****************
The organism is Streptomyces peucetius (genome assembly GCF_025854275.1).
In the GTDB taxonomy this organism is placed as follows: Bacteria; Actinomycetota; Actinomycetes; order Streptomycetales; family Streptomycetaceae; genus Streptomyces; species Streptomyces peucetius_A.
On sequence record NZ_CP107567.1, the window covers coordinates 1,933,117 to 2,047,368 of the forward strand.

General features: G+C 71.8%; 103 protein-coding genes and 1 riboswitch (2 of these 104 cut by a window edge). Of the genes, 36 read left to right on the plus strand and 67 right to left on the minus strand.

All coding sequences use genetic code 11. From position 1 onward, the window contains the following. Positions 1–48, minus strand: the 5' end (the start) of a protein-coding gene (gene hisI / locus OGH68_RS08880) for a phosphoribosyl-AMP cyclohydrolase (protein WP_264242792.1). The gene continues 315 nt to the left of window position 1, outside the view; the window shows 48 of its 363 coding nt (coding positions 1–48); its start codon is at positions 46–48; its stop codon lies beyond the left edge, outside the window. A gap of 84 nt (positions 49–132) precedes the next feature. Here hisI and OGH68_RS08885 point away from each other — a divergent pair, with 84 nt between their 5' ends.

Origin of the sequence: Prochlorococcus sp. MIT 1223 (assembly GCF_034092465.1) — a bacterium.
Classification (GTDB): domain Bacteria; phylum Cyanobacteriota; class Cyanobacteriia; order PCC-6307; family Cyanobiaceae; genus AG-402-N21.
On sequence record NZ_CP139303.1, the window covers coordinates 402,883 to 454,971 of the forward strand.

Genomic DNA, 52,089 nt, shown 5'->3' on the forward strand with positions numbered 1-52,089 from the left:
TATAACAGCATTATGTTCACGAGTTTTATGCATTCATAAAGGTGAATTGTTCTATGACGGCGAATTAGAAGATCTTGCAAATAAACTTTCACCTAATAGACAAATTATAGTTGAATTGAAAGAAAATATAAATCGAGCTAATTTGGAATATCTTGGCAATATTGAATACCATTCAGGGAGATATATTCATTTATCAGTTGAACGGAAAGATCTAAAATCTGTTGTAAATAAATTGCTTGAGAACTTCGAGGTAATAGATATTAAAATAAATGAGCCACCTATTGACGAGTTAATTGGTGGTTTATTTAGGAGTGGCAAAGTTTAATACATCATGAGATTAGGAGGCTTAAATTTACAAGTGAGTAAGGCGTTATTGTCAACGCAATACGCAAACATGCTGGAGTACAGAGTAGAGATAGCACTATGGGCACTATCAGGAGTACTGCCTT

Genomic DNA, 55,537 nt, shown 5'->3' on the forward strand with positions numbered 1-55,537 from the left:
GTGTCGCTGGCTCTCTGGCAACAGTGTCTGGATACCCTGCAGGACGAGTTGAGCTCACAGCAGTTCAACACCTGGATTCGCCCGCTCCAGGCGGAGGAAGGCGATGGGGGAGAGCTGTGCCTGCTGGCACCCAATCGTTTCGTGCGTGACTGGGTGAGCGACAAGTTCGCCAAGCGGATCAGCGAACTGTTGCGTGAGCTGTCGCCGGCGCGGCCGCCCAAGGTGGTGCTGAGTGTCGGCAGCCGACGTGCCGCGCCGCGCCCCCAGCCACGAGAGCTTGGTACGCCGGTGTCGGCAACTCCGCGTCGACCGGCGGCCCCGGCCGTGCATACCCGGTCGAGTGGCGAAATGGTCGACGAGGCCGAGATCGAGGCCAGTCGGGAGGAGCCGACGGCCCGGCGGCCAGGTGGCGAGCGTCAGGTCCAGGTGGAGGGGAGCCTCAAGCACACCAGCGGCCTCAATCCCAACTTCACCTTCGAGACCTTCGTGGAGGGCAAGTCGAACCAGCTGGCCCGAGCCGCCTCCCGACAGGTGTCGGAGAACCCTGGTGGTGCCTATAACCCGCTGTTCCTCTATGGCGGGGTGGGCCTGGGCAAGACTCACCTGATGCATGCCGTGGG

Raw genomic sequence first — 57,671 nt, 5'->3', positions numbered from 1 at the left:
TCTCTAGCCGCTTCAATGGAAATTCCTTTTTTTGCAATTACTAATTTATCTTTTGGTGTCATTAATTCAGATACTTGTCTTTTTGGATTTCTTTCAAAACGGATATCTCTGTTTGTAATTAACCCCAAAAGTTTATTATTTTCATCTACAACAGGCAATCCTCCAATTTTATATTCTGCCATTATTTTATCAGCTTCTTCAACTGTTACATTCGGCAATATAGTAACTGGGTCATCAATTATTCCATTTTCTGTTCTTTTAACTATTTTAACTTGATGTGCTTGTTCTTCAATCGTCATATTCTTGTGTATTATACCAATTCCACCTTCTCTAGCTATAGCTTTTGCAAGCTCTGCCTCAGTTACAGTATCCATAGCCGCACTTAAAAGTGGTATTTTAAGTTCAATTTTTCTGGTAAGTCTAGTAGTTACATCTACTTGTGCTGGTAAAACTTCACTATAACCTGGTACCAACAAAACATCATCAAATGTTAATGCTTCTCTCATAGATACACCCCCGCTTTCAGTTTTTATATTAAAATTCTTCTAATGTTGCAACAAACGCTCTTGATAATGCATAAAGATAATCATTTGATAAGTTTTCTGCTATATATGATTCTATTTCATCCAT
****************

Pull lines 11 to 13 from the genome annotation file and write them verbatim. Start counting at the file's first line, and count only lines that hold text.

Genomic DNA, 55,537 nt, shown 5'->3' on the forward strand with positions numbered 1-55,537 from the left:
GTGTCGCTGGCTCTCTGGCAACAGTGTCTGGATACCCTGCAGGACGAGTTGAGCTCACAGCAGTTCAACACCTGGATTCGCCCGCTCCAGGCGGAGGAAGGCGATGGGGGAGAGCTGTGCCTGCTGGCACCCAATCGTTTCGTGCGTGACTGGGTGAGCGACAAGTTCGCCAAGCGGATCAGCGAACTGTTGCGTGAGCTGTCGCCGGCGCGGCCGCCCAAGGTGGTGCTGAGTGTCGGCAGCCGACGTGCCGCGCCGCGCCCCCAGCCACGAGAGCTTGGTACGCCGGTGTCGGCAACTCCGCGTCGACCGGCGGCCCCGGCCGTGCATACCCGGTCGAGTGGCGAAATGGTCGACGAGGCCGAGATCGAGGCCAGTCGGGAGGAGCCGACGGCCCGGCGGCCAGGTGGCGAGCGTCAGGTCCAGGTGGAGGGGAGCCTCAAGCACACCAGCGGCCTCAATCCCAACTTCACCTTCGAGACCTTCGTGGAGGGCAAGTCGAACCAGCTGGCCCGAGCCGCCTCCCGACAGGTGTCGGAGAACCCTGGTGGTGCCTATAACCCGCTGTTCCTCTATGGCGGGGTGGGCCTGGGCAAGACTCACCTGATGCATGCCGTGGG

Raw genomic sequence first — 57,671 nt, 5'->3', positions numbered from 1 at the left: